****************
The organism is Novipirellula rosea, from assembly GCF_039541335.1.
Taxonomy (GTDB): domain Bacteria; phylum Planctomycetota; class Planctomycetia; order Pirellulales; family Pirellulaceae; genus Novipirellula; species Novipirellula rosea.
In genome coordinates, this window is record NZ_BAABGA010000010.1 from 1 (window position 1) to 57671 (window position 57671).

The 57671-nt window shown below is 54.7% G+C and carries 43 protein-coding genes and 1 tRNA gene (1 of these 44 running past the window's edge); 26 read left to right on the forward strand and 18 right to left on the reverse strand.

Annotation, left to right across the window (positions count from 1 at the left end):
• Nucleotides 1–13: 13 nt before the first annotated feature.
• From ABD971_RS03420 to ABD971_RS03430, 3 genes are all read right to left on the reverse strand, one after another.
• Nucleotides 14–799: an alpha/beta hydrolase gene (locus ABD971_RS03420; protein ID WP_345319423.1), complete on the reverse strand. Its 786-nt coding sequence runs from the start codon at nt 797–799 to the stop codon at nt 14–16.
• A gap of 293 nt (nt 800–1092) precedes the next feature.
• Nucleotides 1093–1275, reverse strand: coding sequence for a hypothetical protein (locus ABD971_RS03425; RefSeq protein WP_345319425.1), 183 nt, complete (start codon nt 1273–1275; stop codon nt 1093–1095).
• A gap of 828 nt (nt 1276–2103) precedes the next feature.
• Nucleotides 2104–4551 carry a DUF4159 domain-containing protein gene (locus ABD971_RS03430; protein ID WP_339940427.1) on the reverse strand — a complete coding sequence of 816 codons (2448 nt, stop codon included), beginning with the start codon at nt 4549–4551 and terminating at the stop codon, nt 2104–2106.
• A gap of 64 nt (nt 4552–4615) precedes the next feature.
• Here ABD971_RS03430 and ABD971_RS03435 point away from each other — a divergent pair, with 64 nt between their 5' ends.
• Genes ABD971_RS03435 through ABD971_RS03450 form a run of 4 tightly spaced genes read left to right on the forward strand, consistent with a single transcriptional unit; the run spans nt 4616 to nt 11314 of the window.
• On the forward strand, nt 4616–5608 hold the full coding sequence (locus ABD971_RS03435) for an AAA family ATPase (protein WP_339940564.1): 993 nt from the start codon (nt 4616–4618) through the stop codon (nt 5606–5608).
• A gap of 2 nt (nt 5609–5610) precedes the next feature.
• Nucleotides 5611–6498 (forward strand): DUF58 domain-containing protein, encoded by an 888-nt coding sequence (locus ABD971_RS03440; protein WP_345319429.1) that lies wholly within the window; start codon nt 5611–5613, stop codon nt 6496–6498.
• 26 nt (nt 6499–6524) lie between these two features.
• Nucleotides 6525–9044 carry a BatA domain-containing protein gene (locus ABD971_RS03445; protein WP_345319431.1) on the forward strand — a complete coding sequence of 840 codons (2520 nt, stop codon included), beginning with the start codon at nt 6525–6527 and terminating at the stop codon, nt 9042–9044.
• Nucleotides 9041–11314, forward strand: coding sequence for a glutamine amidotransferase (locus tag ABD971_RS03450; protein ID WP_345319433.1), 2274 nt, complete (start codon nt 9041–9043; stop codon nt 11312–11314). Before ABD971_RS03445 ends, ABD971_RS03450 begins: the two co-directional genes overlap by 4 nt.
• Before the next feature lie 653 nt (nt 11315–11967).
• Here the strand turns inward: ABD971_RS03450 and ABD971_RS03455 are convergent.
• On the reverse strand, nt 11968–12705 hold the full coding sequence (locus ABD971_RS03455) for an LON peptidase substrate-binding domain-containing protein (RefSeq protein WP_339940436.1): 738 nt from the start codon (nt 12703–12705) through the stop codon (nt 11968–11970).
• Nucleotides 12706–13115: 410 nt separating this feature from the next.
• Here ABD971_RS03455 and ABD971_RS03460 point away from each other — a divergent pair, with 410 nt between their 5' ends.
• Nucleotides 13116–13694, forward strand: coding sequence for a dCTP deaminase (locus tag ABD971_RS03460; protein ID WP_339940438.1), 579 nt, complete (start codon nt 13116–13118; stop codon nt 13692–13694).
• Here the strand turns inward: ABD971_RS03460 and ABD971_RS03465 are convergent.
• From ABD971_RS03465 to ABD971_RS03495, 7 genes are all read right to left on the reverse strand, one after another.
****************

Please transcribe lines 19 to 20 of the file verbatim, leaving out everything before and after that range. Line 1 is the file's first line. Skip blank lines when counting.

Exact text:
• 26 nt (nt 6499–6524) lie between these two features.
• Nucleotides 6525–9044 carry a BatA domain-containing protein gene (locus ABD971_RS03445; protein WP_345319431.1) on the forward strand — a complete coding sequence of 840 codons (2520 nt, stop codon included), beginning with the start codon at nt 6525–6527 and terminating at the stop codon, nt 9042–9044.